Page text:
Insurance in Plain English

Reaching the next generation of insurance consumers

Posts Tagged ‘reputation

ROI: Ridiculous, obsolete idea?

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Shame on me. It’s been a week. I blame a lot of things, not the least of which was the shock associated with the LOST series finale.

This interview of Ryan Hanley (a fellow resident of beautiful Albany), conducted by Peter van Aartrijk and Rick Morgan, got me thinking about one of the topics du jour in social media, the search for return on investment.

According to Ryan,

Everyone says, well, what’s your ROI? At this point in the social media movement, to try to slap ROI on it and make a business decision is going to be tough to do. Because it’s hard to calculate.

Don’t I know it! How can I provide quantified, tangible results explaining how valuable my organization’s Twitter accounts are? How can I create a correlation between our LinkedIn groups and sales? How do I explain that no, I’m not just fooling around on the ‘net, I’m actually building relationships? It’s not easy. Heck, it’s pretty close to impossible.

Well, all this talk about ROI made me nostalgic. For the past six months, I’ve been immersed in my (finally completed) master’s thesis, AKA the bane of my existence, which focused on measurement in an area equally as intangible as social media, public relations. Think about it: How do you measure reputation? How do you measure client perception?  Same issue.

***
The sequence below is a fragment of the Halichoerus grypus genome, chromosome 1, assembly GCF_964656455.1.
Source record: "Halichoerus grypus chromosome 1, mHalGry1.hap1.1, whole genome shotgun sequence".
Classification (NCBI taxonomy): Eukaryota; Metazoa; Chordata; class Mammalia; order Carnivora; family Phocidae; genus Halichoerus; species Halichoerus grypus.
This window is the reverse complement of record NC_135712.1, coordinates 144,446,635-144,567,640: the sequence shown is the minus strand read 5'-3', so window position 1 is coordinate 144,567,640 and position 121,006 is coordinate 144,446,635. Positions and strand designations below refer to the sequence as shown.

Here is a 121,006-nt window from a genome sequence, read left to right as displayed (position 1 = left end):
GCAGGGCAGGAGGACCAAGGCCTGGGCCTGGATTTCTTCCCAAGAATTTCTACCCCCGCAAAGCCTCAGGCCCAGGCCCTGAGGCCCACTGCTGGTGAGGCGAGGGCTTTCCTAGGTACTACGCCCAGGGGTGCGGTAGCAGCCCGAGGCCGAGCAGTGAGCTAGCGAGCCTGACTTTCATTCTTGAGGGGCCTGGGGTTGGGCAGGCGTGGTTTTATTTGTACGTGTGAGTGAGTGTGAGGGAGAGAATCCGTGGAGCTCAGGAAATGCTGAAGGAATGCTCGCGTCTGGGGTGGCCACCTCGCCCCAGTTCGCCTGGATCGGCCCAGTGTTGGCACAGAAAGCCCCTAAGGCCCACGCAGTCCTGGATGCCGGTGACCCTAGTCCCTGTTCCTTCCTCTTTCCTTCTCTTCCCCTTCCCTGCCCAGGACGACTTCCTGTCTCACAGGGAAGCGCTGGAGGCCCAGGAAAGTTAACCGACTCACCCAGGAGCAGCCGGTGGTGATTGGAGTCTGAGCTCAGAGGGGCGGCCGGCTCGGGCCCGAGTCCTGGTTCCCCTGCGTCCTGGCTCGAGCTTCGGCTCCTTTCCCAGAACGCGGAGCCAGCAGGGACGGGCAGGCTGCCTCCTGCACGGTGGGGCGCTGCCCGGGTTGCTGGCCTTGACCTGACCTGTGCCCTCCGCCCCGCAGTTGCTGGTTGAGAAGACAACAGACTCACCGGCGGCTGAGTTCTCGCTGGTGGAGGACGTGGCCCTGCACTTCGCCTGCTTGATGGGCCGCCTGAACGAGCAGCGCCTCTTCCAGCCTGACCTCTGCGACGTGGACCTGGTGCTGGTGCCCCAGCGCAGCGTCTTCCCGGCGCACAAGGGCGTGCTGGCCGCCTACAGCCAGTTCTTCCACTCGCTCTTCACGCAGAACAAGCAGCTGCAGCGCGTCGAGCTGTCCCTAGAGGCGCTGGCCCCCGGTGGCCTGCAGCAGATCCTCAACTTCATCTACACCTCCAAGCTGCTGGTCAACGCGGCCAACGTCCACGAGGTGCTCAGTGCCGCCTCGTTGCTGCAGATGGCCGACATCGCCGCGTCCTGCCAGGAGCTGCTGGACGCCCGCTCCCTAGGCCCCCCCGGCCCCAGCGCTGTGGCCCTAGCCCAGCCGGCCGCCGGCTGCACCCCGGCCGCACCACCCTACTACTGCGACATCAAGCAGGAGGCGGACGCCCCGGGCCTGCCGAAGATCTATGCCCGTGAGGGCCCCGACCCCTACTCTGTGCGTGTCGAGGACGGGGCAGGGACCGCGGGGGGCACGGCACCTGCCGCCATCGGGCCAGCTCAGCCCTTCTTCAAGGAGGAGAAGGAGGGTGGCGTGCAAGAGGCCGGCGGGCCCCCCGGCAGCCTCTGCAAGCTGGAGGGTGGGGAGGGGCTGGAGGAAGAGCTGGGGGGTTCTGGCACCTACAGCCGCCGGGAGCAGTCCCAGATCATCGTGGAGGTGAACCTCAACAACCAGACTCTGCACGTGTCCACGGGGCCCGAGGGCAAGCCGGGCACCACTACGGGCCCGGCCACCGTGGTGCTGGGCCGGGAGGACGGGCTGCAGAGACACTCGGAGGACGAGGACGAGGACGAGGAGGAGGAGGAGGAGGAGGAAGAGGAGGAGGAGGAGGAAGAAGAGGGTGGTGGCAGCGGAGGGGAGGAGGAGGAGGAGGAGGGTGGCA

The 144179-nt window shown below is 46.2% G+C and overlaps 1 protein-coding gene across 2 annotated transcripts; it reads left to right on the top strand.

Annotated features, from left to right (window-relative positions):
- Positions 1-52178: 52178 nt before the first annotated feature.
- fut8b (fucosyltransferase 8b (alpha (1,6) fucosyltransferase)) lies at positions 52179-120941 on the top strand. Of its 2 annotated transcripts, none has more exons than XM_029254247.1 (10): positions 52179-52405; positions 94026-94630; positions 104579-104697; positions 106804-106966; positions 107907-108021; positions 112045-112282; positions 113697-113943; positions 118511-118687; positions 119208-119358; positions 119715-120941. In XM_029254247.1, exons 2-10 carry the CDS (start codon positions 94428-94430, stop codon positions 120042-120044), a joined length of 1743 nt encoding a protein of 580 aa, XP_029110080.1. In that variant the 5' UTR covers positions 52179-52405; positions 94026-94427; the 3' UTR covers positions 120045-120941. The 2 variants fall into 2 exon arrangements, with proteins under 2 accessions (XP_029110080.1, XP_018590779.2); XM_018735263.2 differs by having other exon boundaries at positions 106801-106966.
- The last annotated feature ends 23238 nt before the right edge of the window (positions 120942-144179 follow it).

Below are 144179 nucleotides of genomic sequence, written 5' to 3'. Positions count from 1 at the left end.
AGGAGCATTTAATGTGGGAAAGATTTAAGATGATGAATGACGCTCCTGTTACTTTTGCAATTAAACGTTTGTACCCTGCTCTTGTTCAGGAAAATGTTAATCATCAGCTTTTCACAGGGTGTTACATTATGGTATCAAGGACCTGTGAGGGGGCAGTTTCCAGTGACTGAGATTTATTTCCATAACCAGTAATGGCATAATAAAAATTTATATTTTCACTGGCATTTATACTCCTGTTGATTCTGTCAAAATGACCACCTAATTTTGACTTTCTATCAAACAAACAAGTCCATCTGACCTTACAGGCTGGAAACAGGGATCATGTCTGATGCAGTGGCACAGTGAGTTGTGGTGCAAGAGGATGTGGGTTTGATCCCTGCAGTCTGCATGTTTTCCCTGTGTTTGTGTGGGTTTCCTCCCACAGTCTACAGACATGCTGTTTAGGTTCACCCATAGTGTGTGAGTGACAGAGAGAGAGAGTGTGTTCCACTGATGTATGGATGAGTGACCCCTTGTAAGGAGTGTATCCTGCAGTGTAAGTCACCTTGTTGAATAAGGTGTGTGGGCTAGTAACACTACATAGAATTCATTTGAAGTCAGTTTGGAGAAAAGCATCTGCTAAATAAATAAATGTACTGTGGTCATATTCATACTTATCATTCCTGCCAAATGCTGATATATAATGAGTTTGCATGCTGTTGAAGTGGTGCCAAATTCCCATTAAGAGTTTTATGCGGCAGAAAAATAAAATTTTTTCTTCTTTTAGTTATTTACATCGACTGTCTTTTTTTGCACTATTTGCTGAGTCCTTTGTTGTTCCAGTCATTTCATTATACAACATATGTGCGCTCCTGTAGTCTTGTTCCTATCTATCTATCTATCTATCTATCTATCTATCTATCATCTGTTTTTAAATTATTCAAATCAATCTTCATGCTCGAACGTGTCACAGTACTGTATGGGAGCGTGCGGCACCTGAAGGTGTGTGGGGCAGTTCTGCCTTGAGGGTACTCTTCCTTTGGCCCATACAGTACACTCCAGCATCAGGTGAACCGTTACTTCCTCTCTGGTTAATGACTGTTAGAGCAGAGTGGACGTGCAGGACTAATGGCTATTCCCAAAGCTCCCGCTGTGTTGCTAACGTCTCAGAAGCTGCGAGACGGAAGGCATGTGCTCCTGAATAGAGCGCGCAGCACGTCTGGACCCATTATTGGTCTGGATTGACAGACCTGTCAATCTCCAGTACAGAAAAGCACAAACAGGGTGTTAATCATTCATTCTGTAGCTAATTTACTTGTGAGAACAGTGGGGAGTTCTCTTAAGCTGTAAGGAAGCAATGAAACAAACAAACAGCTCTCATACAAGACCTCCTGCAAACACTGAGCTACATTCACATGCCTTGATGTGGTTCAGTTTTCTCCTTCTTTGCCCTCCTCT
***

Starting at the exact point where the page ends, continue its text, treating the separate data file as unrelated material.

A bit of self-plagiarism, and the complication of measurement is clear,

With sales, one can measure end-of-year figures against a set of objectives at the beginning of the year. But public relations is much more nebulous; how can you measure the goal of increased visibility and awareness? How can you track all the instances that a consumer recalled your brand as a result of some positive press he or she read in the local newspaper? Such black-and-white, A-to-B type measurement is not just impractical, but also, nearly impossible to conduct in this field.